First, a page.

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Recently, my brother in law bought a house and as a result he will need his first snowblower. He isn't mechanically inclined and will be served well with an almost no-maintenance type engine like a two stroke. I have a 726te that I love, and its a rare machine. One turned up in vermont about 3 hours away for a good price, so I went up and purchased it with the intent of restoring it.

The restoration work required was more extensive cosmetically than I anticipated, especially for a unit "in good condition, stored in the garage" like the advertisement said... Mechanically, it was in excellent shape - it starts with a half-hearted tug on the starter, revs right up to 4200rpm, and is smooth as silk.

I replaced the carburetor with a metal unit (I've had terrible luck with the plastic carburetors on these, although this one ran fine, I replaced it anyways.) and changed the spark plug. The governor was adjusted to the aforementioned 4200 rpm (they run like monsters in the snow at this rpm) and the carb was rejetted (these late model two strokes have very very very lean jetting in order to save the world from melting all the snow that they need to blow).

The mouse nest inside the housing had to be seen to be believed - the pictures show about 1/5 of what came out - it was literally filled from top to bottom under the engine housing - there was zero space for anything - all acorns, leaves, papers, straw, etc.. All of that was cleaned out, the engine was steam cleaned, carb swap and plug change, and closed back up. The inside of the bucket had some pretty good surface rust, as did the augers and impellers. These were wire brushed and cleaned, treated with rust converter, and painted with rustoleum hammered finish paint.

The stock skid shoes were worn THROUGH the metal on both sides, and were completely useless. These were replaced with factory toro skid shoes, all exterior rust was treated and painted with factory toro paint, and the paint was buffed and waxed.

Gearbox oil was changed, all pivots and cables were lubed, and the drive axles were greased.

I'm pleased with how it turned out. Some of the pictures show it next to my 726te, which was purchased new (a leftover 2005 that I purchased in 2009) and has the weight kit and commercial handlebar supports added to it.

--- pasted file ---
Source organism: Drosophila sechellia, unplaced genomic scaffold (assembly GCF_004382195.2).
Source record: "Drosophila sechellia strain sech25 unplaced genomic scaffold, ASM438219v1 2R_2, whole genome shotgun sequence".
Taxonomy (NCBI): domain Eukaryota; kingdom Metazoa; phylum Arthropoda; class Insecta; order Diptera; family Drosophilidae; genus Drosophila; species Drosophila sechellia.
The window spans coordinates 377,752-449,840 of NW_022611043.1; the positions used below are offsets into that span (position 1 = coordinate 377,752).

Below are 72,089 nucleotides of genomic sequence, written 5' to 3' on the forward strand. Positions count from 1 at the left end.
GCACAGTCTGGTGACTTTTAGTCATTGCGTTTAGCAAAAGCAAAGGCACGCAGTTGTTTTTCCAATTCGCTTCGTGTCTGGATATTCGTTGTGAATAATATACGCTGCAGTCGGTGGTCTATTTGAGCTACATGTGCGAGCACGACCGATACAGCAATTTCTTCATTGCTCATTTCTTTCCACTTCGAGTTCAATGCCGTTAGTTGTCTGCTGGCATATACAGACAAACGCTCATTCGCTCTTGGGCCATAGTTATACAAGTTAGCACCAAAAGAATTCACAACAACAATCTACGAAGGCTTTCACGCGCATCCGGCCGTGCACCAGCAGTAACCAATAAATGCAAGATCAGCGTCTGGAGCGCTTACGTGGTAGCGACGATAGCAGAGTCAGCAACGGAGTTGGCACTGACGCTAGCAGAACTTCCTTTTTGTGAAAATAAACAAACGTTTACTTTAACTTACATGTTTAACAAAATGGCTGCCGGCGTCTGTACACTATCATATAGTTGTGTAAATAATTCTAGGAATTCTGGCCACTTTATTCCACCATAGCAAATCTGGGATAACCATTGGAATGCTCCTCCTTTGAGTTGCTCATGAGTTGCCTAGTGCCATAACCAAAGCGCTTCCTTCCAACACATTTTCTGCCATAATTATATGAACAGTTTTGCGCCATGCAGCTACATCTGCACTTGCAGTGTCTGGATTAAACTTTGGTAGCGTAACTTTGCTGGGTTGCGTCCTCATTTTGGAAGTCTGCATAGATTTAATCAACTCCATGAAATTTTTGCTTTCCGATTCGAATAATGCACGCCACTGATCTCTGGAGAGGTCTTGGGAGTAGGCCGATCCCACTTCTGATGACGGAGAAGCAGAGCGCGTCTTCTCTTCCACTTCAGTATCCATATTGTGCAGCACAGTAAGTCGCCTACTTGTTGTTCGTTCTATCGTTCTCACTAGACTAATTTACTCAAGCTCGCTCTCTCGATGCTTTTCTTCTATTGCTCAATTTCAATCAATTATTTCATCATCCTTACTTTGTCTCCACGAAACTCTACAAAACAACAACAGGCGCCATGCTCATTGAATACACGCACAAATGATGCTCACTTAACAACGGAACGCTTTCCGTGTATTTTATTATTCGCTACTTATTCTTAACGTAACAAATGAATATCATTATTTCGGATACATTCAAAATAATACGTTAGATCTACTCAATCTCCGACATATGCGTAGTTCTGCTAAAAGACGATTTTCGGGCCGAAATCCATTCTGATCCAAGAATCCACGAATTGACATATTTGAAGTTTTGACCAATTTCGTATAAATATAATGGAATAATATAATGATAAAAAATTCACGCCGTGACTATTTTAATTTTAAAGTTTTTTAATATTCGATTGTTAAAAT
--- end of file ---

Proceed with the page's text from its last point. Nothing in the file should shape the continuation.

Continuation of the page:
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I was thinking "What a piece of crap! Hope you didn't pay much for it."

Then I saw them side by side. Couldn't tell the difference. Wow. What a nice job. I'll hire you.
 

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wow, nice restoration
 

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If I had more room in the garage I'd love to have one of those, I am a fellow 2 stroke fan! PS what's under the car cover?
 

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So, how would you compare the Toro to the Honda in snow removal ability/distance ?
Interesting question - with the caveat that I only have two uses of the Honda under my belt so far, and maybe 50+ with the Toro - I will share my thoughts, which really don't offer much of a definitive answer :).

The motor on the Toro is stronger. It has so much grunt after some mild tweaks. I re-jetted my GX270 ( it was pathetic with the stock jet ) and its great, but the r*tek is just so strong. I hate that two strokes were regulated out of production. That said, the impeller speed on the Honda is way higher, and it seems to throw pretty clearly further. The toro is no slouch but its just not slinging it as far as the Honda. The toro can get through some very deep thick snow, as I've shown in youtube videos - and we know the Honda can too.

I find the Toro a bit simpler to use, but remember I have only about 2 hours behind the Honda controls. The 726te has no levers for turning, which stinks. I suspect I will get better and smoother at using the Honda, but I prefer the quick stick to the electronic controls on the Honda.

Tracks and the ability to raise and lower the auger make for a huge plus on the Honda's side.

Construction wise, the Toro seems heavier built, but less "sophisticated". The Honda has nicer hardware, but the Toro feels beefier - beefier welds, gussets, etc. All in all, I don't need them both - if price were equal I would probably get the Honda because of the housing adjustment capability and the tracks - the fact of the matter is, for 90% of snows, even up here in the northeast, a big single stage is faster and better, so the more plodding nature of the Honda doesn't hurt it. But if I only had to have one blower, and it had to be a two stage, I'd go with the Toro. The honda is simply overpriced, but I still really like it. Given the huge price disparity, the Toro makes more sense.

Honda track machine plus a powerful single stage is the ultimate combo I think. And for the single stage, I think the Toro 221QR that I have is the pinnacle of single stage blowers (even better than the GX powered Honda single stagers !!! )
 

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awesome work !!
 

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If I had more room in the garage I'd love to have one of those, I am a fellow 2 stroke fan! PS what's under the car cover?
looks like a BMW, or an Aston? (under the red cover)
 
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